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The Structure of the Maize Genome

  • Joachim MessingEmail author
Part of the Biotechnology in Agriculture and Forestry book series (AGRICULTURE, volume 63)

Agriculture is reaching a new era. While in the past, breeding was based on phenotypes, future breeding will be based on knowledge of the genotype. Therefore, the future of agriculture is written into the genome. What conventional breeding cannot achieve is to separate and combine one or a select few genes with the rest of the genes, because during crossing all genes of one parent are transmitted, even those that could neutralize the benefit of another one. But how would one identify single genes of interest and their regulatory components within the total gene pool? Recent estimates are that the maize genome contains between 42,000 and 56,000 genes (Haberer et al. 2005). To identify a gene of interest could be like finding a needle in a haystack. While it has been possible to clone genes based on their gene products or their function, they only represent a tiny portion of the entire gene set. To obtain knowledge about all genes in the genome requires first that we know their structures and position in the genome.

The first genome of a flowering plant that was sequenced was Arabidopsis thaliana, mainly because it has one of the smallest genomes (Arabidopsis Genome Initiative, 2000). Furthermore, it was assumed that the C-value paradox teaches that the complexity of a multicellular organism was not proportional to the size of its genome (Thomas 1971). In other words, the smaller genome could serve as a reference gene set for the larger ones. However, many of the most important crop plants on earth belong to the monocotyledons, and Arabidopsis belongs to the dicotyledons. Indeed, it became clear that the sequence of the Arabidopsis genome is too distant to serve as a reference to monocot crop species. On the other hand, unique genes of the Poaceae, a monocot family, also known as the grasses, are conserved across these species to a degree that they could be used as heterologous probes to detect homologous gene sequences. Therefore, cross-hybridization of genetically mapped gene sequences made it possible to examine syntenic relationships among Poaceae (Hulbert et al. 1990; Whitkus et al. 1992; Ahn and Tanksley 1993). Because this family includes the cereals, it became possible to align entire chromosomal segments of the most important crops regardless of the sizes of their genomes (Moore et al. 1995; Gale and Devos 1998).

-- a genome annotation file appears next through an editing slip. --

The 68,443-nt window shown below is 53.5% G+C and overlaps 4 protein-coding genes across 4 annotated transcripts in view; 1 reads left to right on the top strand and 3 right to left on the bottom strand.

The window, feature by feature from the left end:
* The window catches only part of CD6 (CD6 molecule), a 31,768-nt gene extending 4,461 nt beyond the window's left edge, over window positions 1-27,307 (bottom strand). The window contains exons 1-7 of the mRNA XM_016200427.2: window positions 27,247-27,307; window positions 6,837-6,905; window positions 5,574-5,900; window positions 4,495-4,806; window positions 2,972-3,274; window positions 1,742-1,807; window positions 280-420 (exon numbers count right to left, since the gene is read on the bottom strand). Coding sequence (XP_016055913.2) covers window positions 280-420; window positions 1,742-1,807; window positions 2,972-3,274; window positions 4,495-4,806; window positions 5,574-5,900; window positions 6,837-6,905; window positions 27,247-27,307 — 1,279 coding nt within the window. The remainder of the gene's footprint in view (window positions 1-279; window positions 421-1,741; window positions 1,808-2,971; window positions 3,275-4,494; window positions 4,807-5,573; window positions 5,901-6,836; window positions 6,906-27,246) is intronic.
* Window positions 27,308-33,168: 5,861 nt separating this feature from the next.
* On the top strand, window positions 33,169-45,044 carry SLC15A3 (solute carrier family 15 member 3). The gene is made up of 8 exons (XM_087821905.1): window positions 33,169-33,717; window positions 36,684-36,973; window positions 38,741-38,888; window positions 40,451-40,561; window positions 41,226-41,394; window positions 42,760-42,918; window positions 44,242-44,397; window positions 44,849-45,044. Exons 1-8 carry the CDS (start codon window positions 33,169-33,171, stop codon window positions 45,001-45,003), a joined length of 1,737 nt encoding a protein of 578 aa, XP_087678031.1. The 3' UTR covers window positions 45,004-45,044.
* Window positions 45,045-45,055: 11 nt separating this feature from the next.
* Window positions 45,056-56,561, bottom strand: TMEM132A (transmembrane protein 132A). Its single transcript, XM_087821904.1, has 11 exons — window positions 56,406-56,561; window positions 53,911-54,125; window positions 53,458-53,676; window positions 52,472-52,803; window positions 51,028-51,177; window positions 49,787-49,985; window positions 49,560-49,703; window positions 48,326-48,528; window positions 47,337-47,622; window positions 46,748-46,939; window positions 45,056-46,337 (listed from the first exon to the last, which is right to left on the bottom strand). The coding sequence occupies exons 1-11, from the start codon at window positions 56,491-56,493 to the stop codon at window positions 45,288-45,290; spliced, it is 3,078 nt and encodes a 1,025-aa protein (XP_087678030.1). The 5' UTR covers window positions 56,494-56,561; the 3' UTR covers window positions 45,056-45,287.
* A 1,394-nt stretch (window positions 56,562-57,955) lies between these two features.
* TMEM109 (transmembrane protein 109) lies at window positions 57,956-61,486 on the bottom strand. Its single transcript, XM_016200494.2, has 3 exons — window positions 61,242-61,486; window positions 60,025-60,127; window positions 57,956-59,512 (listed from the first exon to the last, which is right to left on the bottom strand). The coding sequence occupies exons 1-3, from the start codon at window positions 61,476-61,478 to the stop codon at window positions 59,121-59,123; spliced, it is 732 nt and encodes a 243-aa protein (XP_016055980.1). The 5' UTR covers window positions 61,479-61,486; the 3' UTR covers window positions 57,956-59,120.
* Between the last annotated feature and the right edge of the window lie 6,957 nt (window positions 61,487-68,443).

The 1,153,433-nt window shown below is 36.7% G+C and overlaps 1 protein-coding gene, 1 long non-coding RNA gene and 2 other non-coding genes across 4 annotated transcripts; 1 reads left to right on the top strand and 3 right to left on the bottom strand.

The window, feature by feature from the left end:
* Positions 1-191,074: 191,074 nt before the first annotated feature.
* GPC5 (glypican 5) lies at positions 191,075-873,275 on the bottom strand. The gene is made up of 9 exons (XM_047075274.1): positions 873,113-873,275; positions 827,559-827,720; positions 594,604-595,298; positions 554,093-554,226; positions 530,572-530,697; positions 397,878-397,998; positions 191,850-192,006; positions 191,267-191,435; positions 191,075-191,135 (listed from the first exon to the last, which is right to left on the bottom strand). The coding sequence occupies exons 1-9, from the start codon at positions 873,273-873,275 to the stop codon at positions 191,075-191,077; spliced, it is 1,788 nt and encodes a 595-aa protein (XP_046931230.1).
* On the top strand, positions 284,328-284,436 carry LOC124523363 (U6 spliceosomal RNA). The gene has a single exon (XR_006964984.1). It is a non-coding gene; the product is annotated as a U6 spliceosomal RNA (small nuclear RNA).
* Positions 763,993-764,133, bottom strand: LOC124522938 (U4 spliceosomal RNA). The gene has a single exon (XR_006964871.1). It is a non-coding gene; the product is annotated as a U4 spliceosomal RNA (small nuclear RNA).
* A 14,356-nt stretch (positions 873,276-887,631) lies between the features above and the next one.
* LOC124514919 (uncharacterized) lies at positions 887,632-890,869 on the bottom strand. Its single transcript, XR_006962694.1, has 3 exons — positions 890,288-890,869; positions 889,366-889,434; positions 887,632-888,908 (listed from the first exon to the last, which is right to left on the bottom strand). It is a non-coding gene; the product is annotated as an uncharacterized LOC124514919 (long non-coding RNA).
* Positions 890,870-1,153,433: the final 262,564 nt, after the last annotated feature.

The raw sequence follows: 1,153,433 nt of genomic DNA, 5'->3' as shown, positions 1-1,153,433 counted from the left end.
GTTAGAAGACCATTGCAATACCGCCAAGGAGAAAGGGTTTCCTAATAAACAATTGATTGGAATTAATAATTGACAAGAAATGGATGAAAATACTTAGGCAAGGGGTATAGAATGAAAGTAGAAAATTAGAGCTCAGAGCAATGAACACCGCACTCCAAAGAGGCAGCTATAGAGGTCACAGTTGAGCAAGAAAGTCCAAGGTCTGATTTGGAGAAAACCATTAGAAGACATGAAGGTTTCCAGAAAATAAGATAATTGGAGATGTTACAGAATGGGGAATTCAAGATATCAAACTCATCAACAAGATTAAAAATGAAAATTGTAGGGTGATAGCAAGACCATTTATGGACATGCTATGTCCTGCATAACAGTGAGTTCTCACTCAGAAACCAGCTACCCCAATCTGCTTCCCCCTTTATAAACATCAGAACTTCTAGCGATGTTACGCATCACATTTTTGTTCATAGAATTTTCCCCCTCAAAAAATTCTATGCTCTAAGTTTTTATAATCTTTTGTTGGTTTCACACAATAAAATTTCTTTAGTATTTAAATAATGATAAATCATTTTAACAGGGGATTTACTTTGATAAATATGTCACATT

Keywords

Maize Genome Synteny Block International Rice Genome Sequencing Project Zein Gene Homoeologous Region 
These keywords were added by machine and not by the authors. This process is experimental and the keywords may be updated as the learning algorithm improves.

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Copyright information

© Springer Science+Business Media, B.V 2009

Authors and Affiliations

  1. 1.Waksman Institute of MicrobiologyRutgers UniversityPiscatawayUSA

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